New methods towards the synthesis of graphene nanoribbons and study of the polymerization of acetylnaphthalene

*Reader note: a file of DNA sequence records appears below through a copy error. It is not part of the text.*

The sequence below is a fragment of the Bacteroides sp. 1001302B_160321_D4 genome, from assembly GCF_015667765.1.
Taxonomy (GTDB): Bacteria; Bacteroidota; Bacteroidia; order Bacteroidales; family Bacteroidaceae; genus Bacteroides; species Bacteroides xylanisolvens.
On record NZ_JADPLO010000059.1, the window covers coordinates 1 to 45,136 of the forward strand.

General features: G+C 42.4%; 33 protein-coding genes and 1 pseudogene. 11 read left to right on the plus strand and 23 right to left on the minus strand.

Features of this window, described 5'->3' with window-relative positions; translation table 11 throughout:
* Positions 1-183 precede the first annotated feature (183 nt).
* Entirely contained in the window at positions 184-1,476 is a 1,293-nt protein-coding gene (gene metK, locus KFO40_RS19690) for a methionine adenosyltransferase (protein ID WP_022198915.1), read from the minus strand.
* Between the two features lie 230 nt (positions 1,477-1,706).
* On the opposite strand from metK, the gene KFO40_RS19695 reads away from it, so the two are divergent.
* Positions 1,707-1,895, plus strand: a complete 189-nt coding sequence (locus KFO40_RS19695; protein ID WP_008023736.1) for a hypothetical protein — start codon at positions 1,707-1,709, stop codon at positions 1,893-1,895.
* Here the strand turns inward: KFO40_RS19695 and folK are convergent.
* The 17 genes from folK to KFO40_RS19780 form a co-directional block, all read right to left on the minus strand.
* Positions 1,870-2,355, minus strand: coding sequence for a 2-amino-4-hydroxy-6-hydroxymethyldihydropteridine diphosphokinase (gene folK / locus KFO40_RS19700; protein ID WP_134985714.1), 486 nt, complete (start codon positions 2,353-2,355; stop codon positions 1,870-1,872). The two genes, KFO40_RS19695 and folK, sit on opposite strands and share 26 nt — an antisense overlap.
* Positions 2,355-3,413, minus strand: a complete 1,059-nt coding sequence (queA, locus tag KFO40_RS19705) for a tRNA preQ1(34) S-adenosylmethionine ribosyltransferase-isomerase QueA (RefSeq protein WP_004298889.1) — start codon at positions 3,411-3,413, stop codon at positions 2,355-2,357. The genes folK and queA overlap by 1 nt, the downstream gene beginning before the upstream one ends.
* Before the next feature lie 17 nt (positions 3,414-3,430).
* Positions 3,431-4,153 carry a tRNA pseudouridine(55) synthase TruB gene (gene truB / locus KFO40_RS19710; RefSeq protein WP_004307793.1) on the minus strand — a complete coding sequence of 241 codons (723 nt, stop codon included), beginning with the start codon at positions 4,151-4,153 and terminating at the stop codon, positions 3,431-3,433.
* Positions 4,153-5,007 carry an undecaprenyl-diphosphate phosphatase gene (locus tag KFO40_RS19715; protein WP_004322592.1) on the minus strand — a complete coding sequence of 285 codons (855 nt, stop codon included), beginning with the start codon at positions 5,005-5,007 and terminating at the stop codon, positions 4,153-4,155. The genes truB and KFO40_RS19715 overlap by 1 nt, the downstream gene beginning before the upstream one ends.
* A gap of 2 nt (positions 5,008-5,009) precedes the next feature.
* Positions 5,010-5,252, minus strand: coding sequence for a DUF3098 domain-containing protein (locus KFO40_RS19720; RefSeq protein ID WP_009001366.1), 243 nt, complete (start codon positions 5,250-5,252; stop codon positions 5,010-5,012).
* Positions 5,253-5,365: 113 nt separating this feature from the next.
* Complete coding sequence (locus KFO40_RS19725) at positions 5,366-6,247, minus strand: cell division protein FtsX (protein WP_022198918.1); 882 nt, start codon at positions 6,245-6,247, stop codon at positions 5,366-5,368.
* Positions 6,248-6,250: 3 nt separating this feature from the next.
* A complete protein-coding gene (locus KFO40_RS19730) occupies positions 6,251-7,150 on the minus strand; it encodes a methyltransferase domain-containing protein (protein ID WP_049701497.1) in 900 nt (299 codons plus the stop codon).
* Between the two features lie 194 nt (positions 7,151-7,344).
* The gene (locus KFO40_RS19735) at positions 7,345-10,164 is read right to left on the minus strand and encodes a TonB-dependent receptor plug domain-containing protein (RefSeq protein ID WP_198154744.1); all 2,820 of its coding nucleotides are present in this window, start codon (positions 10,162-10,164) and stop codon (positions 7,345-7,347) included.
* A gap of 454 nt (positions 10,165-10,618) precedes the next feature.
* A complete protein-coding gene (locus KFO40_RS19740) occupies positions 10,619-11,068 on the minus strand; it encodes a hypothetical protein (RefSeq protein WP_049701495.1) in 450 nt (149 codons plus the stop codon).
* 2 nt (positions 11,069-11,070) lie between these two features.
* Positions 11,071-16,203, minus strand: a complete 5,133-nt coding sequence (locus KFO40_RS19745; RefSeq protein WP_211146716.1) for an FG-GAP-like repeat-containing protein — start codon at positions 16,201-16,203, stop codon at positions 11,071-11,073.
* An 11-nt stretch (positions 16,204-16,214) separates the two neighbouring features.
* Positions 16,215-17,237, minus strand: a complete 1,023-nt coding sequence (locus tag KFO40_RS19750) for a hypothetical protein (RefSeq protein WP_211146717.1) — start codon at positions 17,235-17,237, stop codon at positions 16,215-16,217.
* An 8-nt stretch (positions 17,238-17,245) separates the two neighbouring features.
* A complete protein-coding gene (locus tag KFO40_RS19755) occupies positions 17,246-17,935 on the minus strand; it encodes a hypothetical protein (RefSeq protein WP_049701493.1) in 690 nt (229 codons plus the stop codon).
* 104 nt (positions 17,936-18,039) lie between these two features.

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Chapter 1 describes work towards the synthesis of graphene nanoribbons with varying widths and edge structures. Interest in graphene comes from the high electron mobility at room temperature, exceptional thermal conductivity, and superior mechanical properties.¹ These properties enable graphene’s use in numerous applications such as transparent conducting electrodes, gas detection, transistors, energy storage devices, and polymer composites.¹ Density functional theory has predicted that the electronic properties of GNRs differ with changes in length, width, and differences in edge structure.⁵ First polyacetylene ladder polymers were developed as intermediates for nanoribbons with zig-zag edge structures. Experiments have shown evidence for polyacetylene structures within the material although conversion is too low to be used as a precursor for graphene nanoribbons. Next tetraethynylethene monomers were synthesized to study their use as monomers for Bergman polymerization in hopes of producing armchair edged nanoribbons. Polymers were made with both alkyl and carboxylic acid functionality. ortho-Acylphenols are useful reagents in the synthesis of many natural products, pharmaceuticals, agrichemicals, flavors, and fragrances²⁷,²⁸. For this reason, ketone directed hydroxylation of arenes catalyzed by Pd was developed by Dong and coworkers. During this work it was discovered that 1-acetylnaphthalene would polymerize under the reaction conditions. Chapter 2 describes the author’s efforts to understand the polymerization mechanism through the synthesis of a variety of substituted acetylnaphthalene derivatives and their polymerization.